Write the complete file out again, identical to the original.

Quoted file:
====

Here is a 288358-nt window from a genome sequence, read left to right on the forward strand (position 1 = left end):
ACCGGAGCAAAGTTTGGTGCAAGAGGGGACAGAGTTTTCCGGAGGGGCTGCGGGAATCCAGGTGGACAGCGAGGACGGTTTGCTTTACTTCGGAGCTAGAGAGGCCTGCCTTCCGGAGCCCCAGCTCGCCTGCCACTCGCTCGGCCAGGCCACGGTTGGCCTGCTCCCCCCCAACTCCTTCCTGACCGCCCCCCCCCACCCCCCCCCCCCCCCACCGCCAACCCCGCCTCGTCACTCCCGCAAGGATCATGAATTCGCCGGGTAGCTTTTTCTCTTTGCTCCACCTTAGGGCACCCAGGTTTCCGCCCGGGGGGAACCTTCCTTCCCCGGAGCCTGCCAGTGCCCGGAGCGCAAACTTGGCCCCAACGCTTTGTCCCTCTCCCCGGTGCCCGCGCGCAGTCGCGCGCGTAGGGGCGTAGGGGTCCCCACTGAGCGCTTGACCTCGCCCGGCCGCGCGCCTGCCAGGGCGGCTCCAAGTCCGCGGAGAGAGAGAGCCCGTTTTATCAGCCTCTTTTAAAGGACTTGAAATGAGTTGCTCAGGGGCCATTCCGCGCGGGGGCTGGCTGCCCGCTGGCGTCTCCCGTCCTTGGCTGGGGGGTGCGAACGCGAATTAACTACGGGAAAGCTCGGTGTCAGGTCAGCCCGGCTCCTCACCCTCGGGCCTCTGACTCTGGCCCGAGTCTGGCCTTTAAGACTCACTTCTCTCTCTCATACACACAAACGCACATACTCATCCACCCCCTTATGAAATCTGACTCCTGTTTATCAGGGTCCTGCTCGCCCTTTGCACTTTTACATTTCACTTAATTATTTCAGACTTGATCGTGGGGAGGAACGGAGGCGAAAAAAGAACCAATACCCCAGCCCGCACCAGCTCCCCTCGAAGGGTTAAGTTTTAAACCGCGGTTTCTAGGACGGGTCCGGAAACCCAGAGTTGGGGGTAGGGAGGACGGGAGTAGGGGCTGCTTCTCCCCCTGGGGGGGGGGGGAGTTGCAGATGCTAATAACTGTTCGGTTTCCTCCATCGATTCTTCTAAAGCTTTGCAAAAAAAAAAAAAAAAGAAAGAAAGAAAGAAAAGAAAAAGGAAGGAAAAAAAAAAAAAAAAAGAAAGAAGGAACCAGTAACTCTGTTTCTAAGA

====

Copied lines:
Here is a 288358-nt window from a genome sequence, read left to right on the forward strand (position 1 = left end):
ACCGGAGCAAAGTTTGGTGCAAGAGGGGACAGAGTTTTCCGGAGGGGCTGCGGGAATCCAGGTGGACAGCGAGGACGGTTTGCTTTACTTCGGAGCTAGAGAGGCCTGCCTTCCGGAGCCCCAGCTCGCCTGCCACTCGCTCGGCCAGGCCACGGTTGGCCTGCTCCCCCCCAACTCCTTCCTGACCGCCCCCCCCCACCCCCCCCCCCCCCCACCGCCAACCCCGCCTCGTCACTCCCGCAAGGATCATGAATTCGCCGGGTAGCTTTTTCTCTTTGCTCCACCTTAGGGCACCCAGGTTTCCGCCCGGGGGGAACCTTCCTTCCCCGGAGCCTGCCAGTGCCCGGAGCGCAAACTTGGCCCCAACGCTTTGTCCCTCTCCCCGGTGCCCGCGCGCAGTCGCGCGCGTAGGGGCGTAGGGGTCCCCACTGAGCGCTTGACCTCGCCCGGCCGCGCGCCTGCCAGGGCGGCTCCAAGTCCGCGGAGAGAGAGAGCCCGTTTTATCAGCCTCTTTTAAAGGACTTGAAATGAGTTGCTCAGGGGCCATTCCGCGCGGGGGCTGGCTGCCCGCTGGCGTCTCCCGTCCTTGGCTGGGGGGTGCGAACGCGAATTAACTACGGGAAAGCTCGGTGTCAGGTCAGCCCGGCTCCTCACCCTCGGGCCTCTGACTCTGGCCCGAGTCTGGCCTTTAAGACTCACTTCTCTCTCTCATACACACAAACGCACATACTCATCCACCCCCTTATGAAATCTGACTCCTGTTTATCAGGGTCCTGCTCGCCCTTTGCACTTTTACATTTCACTTAATTATTTCAGACTTGATCGTGGGGAGGAACGGAGGCGAAAAAAGAACCAATACCCCAGCCCGCACCAGCTCCCCTCGAAGGGTTAAGTTTTAAACCGCGGTTTCTAGGACGGGTCCGGAAACCCAGAGTTGGGGGTAGGGAGGACGGGAGTAGGGGCTGCTTCTCCCCCTGGGGGGGGGGGGAGTTGCAGATGCTAATAACTGTTCGGTTTCCTCCATCGATTCTTCTAAAGCTTTGCAAAAAAAAAAAAAAAAGAAAGAAAGAAAGAAAAGAAAAAGGAAGGAAAAAAAAAAAAAAAAAGAAAGAAGGAACCAGTAACTCTGTTTCTAAGA